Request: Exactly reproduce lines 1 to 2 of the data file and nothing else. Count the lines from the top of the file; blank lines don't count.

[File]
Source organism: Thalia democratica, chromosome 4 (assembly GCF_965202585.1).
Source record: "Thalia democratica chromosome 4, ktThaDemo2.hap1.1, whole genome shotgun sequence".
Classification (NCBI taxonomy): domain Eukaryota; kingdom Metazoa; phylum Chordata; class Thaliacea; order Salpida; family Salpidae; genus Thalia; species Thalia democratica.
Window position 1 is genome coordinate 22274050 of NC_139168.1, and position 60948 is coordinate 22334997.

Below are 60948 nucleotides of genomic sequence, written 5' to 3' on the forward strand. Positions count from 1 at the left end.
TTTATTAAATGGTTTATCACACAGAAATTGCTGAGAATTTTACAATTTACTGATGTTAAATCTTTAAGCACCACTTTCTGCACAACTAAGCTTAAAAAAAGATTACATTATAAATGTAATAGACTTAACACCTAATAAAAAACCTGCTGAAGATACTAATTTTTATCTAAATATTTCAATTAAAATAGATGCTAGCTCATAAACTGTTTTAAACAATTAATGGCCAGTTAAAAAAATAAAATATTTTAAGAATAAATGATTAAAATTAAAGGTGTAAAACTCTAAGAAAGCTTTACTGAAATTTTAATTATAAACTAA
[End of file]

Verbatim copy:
Source organism: Thalia democratica, chromosome 4 (assembly GCF_965202585.1).
Source record: "Thalia democratica chromosome 4, ktThaDemo2.hap1.1, whole genome shotgun sequence".